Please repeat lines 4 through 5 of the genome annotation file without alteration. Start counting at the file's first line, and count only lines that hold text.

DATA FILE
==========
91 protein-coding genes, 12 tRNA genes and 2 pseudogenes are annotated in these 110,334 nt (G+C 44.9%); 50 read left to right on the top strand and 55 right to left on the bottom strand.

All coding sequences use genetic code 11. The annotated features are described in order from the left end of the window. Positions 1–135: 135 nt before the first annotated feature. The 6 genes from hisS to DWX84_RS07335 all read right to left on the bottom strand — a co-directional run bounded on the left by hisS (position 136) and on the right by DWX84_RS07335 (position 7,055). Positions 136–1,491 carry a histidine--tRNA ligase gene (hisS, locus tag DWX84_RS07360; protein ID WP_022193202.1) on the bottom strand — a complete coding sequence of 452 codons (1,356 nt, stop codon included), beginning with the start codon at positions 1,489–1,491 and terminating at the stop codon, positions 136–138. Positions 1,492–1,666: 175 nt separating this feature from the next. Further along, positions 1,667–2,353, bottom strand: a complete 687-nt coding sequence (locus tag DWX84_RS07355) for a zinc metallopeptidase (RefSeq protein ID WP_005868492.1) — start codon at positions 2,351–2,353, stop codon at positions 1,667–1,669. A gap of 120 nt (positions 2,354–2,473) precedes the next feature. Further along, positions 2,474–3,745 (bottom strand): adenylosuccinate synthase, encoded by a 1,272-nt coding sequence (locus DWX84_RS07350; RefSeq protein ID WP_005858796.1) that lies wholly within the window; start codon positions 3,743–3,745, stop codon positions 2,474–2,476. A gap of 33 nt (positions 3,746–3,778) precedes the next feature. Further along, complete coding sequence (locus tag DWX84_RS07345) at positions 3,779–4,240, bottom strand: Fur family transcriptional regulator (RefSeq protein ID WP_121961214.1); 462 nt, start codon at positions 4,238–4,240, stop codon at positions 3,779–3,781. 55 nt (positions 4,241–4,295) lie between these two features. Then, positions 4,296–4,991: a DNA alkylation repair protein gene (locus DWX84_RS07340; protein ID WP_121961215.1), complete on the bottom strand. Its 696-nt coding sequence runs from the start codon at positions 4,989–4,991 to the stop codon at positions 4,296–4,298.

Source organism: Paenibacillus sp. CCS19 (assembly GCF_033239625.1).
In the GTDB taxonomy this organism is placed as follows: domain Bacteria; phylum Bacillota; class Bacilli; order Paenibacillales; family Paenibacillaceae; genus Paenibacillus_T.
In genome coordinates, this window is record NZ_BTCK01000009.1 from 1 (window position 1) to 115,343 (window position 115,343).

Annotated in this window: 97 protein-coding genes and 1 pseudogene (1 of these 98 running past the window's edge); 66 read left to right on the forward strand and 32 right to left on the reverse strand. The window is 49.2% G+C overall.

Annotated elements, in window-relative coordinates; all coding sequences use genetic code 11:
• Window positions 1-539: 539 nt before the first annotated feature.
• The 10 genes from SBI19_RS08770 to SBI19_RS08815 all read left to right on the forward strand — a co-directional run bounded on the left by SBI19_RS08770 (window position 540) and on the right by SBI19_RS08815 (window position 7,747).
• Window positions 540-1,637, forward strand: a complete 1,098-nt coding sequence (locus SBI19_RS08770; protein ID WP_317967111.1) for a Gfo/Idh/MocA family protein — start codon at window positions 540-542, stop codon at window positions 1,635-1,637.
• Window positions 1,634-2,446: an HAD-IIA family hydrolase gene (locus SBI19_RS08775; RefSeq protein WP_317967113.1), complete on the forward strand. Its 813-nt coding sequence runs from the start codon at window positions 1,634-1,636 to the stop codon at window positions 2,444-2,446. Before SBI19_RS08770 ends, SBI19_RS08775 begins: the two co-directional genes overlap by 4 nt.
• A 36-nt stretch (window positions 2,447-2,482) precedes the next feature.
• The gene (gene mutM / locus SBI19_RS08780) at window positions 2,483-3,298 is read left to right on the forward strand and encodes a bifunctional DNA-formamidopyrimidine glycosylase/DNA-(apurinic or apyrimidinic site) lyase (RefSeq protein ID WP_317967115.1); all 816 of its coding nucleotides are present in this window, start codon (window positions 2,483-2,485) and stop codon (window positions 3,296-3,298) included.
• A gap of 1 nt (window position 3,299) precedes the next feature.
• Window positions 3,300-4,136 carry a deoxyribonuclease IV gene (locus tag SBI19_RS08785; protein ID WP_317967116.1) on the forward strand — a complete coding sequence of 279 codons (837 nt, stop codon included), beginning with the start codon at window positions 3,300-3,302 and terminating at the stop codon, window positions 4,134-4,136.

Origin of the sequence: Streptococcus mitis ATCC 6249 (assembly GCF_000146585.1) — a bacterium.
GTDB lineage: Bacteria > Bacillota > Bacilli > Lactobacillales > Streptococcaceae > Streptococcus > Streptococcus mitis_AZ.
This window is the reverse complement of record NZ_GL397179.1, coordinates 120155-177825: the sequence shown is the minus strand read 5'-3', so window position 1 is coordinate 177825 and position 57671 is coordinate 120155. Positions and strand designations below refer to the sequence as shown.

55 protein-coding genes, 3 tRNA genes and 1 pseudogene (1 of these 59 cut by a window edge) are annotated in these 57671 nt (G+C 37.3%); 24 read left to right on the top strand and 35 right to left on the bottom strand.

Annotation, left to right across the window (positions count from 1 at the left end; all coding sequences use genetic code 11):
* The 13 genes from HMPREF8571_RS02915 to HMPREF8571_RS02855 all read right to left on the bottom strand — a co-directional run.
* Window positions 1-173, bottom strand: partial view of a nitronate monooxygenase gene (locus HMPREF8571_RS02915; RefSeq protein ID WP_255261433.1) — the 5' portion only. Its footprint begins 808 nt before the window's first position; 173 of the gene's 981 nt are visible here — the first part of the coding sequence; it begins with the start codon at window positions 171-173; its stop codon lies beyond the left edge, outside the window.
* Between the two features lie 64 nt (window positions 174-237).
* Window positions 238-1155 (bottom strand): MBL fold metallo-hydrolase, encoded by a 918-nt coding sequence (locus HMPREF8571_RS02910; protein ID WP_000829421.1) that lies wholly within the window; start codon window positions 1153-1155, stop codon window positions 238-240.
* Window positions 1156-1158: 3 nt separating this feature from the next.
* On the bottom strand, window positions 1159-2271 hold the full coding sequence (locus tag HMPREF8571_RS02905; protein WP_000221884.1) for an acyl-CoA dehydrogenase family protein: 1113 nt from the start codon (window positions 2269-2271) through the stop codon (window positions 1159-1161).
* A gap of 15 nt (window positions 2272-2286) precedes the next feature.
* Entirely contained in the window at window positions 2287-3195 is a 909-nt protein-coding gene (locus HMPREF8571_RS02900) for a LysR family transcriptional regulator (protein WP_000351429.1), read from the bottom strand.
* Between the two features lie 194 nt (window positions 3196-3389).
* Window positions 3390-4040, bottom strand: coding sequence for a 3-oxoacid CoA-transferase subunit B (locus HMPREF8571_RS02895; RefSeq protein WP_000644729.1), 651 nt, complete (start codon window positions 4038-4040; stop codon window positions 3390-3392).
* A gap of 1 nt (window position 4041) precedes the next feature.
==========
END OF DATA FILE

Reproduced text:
In the GTDB taxonomy this organism is placed as follows: domain Bacteria; phylum Bacillota; class Bacilli; order Paenibacillales; family Paenibacillaceae; genus Paenibacillus_T.
In genome coordinates, this window is record NZ_BTCK01000009.1 from 1 (window position 1) to 115,343 (window position 115,343).